A Dad Called Out Girls’ Clothing on TikTok
A TikToker named Erika asked when other parents realized that the objectification of girls starts very young. As a reply, Michael Vaughn, made a TikTok video talking about girls’ clothing and how it starts putting stereotypes on girls as young as zero months old. In the video, he says he knew it was going to be bad but he didn’t realize just how bad until they started shopping and receiving clothing for their daughter. They’ve received a onesie that said: “Sorry boys, dad says no dating” in a newborn size, which got the dad wondering who is going to date his zero-month-old daughter?
More Thoughts on Girls’ Clothes
In the viral TikTok video, Vaughn wonders about the hyper pink color used for pretty much everything that’s for girls, as well as the glittery clothes and other in-your-face and uncomfortable options. He asked why he can’t find a one-piece bathing suit for his toddler and why is everything marketed for girls smaller than the boys’ clothes in the same size. In another one of his videos, he commented on the fact that boys’ clothes are actually made to withstand wear and tear while girls’ clothing is made to objectify even the youngest children.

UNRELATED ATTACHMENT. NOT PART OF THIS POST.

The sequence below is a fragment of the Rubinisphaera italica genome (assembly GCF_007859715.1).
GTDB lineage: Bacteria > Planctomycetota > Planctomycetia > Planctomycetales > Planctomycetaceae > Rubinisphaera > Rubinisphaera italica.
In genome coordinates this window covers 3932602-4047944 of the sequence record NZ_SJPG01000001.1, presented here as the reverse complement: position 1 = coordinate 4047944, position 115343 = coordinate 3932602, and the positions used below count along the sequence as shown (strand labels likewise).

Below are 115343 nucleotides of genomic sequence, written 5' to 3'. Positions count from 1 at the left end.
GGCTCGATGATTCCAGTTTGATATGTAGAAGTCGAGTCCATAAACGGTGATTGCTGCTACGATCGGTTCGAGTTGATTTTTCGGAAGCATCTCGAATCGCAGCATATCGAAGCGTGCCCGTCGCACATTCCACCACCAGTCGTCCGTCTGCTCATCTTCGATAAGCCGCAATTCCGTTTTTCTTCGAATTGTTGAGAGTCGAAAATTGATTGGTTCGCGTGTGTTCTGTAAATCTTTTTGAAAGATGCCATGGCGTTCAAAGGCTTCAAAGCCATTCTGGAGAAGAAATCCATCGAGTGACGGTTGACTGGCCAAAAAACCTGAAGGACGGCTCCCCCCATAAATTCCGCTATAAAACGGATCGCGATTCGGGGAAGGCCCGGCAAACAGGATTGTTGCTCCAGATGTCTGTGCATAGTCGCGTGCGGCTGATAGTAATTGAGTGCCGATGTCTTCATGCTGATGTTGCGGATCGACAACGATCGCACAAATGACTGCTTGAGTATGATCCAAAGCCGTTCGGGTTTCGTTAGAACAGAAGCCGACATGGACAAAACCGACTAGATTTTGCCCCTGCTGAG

Boys’ vs. Girls’ Attire
The dad said that girls’ clothes are often shorter, more form-fitting, and revealing than boys’ clothes. They usually have shorter sleeves and shorter inseams. Because of all this, he and his significant other started putting their daughter in gender-neutral or “boy” garments and people started confusing her for a boy. Some people, he said, even got upset that they are trying to trick them with the clothing choices they made for their little girl.
Other parents have also commented on the fact that boys’ clothing is usually in darker colors with dinosaurs and vehicles, while girls’ clothing is all about bright colors and various types of fabrics. The clothing often has gender-specific stereotypes written all over them, which puts a label on kids from a very young age. Michael Vaughn’s view is that a child should be seen for their talent, actions, and interest, rather than a cheesy sign on their shirt or their appearance. Hopefully, brands will stop flooding the market with the stereotypical boys’ and girls’ clothing and simply focus on comfort.